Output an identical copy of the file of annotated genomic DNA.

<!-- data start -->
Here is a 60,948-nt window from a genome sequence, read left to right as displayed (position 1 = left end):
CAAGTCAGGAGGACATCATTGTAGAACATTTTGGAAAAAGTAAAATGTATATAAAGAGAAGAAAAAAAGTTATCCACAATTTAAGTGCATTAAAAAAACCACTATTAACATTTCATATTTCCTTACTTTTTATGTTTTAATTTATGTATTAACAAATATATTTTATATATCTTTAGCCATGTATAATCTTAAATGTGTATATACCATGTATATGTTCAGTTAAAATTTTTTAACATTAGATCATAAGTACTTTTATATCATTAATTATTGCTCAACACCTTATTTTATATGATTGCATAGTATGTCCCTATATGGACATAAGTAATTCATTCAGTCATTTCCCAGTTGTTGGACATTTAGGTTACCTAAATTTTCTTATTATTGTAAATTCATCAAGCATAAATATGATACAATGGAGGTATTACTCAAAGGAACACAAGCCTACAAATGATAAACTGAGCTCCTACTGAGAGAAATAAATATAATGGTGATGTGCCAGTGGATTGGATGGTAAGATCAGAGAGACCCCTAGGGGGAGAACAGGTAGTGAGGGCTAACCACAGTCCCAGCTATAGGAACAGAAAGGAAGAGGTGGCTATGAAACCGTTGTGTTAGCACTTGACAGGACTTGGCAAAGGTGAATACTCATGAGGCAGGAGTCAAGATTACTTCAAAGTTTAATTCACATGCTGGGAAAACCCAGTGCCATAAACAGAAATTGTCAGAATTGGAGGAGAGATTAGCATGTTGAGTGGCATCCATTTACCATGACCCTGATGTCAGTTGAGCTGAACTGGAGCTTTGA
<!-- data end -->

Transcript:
Here is a 60,948-nt window from a genome sequence, read left to right as displayed (position 1 = left end):
CAAGTCAGGAGGACATCATTGTAGAACATTTTGGAAAAAGTAAAATGTATATAAAGAGAAGAAAAAAAGTTATCCACAATTTAAGTGCATTAAAAAAACCACTATTAACATTTCATATTTCCTTACTTTTTATGTTTTAATTTATGTATTAACAAATATATTTTATATATCTTTAGCCATGTATAATCTTAAATGTGTATATACCATGTATATGTTCAGTTAAAATTTTTTAACATTAGATCATAAGTACTTTTATATCATTAATTATTGCTCAACACCTTATTTTATATGATTGCATAGTATGTCCCTATATGGACATAAGTAATTCATTCAGTCATTTCCCAGTTGTTGGACATTTAGGTTACCTAAATTTTCTTATTATTGTAAATTCATCAAGCATAAATATGATACAATGGAGGTATTACTCAAAGGAACACAAGCCTACAAATGATAAACTGAGCTCCTACTGAGAGAAATAAATATAATGGTGATGTGCCAGTGGATTGGATGGTAAGATCAGAGAGACCCCTAGGGGGAGAACAGGTAGTGAGGGCTAACCACAGTCCCAGCTATAGGAACAGAAAGGAAGAGGTGGCTATGAAACCGTTGTGTTAGCACTTGACAGGACTTGGCAAAGGTGAATACTCATGAGGCAGGAGTCAAGATTACTTCAAAGTTTAATTCACATGCTGGGAAAACCCAGTGCCATAAACAGAAATTGTCAGAATTGGAGGAGAGATTAGCATGTTGAGTGGCATCCATTTACCATGACCCTGATGTCAGTTGAGCTGAACTGGAGCTTTGA